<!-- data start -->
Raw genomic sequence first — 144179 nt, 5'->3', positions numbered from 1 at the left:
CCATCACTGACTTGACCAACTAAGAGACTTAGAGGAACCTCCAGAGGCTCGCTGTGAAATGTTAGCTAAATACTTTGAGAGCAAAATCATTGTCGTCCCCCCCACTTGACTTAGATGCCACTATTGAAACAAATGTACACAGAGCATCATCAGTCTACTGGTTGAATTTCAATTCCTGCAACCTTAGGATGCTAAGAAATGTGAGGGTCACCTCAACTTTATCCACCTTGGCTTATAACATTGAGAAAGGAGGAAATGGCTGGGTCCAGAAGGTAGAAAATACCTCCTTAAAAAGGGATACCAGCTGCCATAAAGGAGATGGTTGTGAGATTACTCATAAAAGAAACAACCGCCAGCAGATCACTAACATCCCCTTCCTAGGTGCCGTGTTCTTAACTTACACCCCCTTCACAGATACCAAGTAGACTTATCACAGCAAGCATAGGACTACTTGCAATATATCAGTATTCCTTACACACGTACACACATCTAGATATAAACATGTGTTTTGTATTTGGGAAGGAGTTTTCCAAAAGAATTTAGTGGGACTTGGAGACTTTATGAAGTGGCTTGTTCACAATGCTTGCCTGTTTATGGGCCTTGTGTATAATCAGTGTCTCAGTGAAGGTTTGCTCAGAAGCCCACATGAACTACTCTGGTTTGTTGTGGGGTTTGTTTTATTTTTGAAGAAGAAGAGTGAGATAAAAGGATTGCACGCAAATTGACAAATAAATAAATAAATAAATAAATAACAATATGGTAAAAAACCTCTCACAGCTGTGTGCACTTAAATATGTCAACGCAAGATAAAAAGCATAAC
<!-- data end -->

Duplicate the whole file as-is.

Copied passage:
Raw genomic sequence first — 144179 nt, 5'->3', positions numbered from 1 at the left:
CCATCACTGACTTGACCAACTAAGAGACTTAGAGGAACCTCCAGAGGCTCGCTGTGAAATGTTAGCTAAATACTTTGAGAGCAAAATCATTGTCGTCCCCCCCACTTGACTTAGATGCCACTATTGAAACAAATGTACACAGAGCATCATCAGTCTACTGGTTGAATTTCAATTCCTGCAACCTTAGGATGCTAAGAAATGTGAGGGTCACCTCAACTTTATCCACCTTGGCTTATAACATTGAGAAAGGAGGAAATGGCTGGGTCCAGAAGGTAGAAAATACCTCCTTAAAAAGGGATACCAGCTGCCATAAAGGAGATGGTTGTGAGATTACTCATAAAAGAAACAACCGCCAGCAGATCACTAACATCCCCTTCCTAGGTGCCGTGTTCTTAACTTACACCCCCTTCACAGATACCAAGTAGACTTATCACAGCAAGCATAGGACTACTTGCAATATATCAGTATTCCTTACACACGTACACACATCTAGATATAAACATGTGTTTTGTATTTGGGAAGGAGTTTTCCAAAAGAATTTAGTGGGACTTGGAGACTTTATGAAGTGGCTTGTTCACAATGCTTGCCTGTTTATGGGCCTTGTGTATAATCAGTGTCTCAGTGAAGGTTTGCTCAGAAGCCCACATGAACTACTCTGGTTTGTTGTGGGGTTTGTTTTATTTTTGAAGAAGAAGAGTGAGATAAAAGGATTGCACGCAAATTGACAAATAAATAAATAAATAAATAAATAACAATATGGTAAAAAACCTCTCACAGCTGTGTGCACTTAAATATGTCAACGCAAGATAAAAAGCATAAC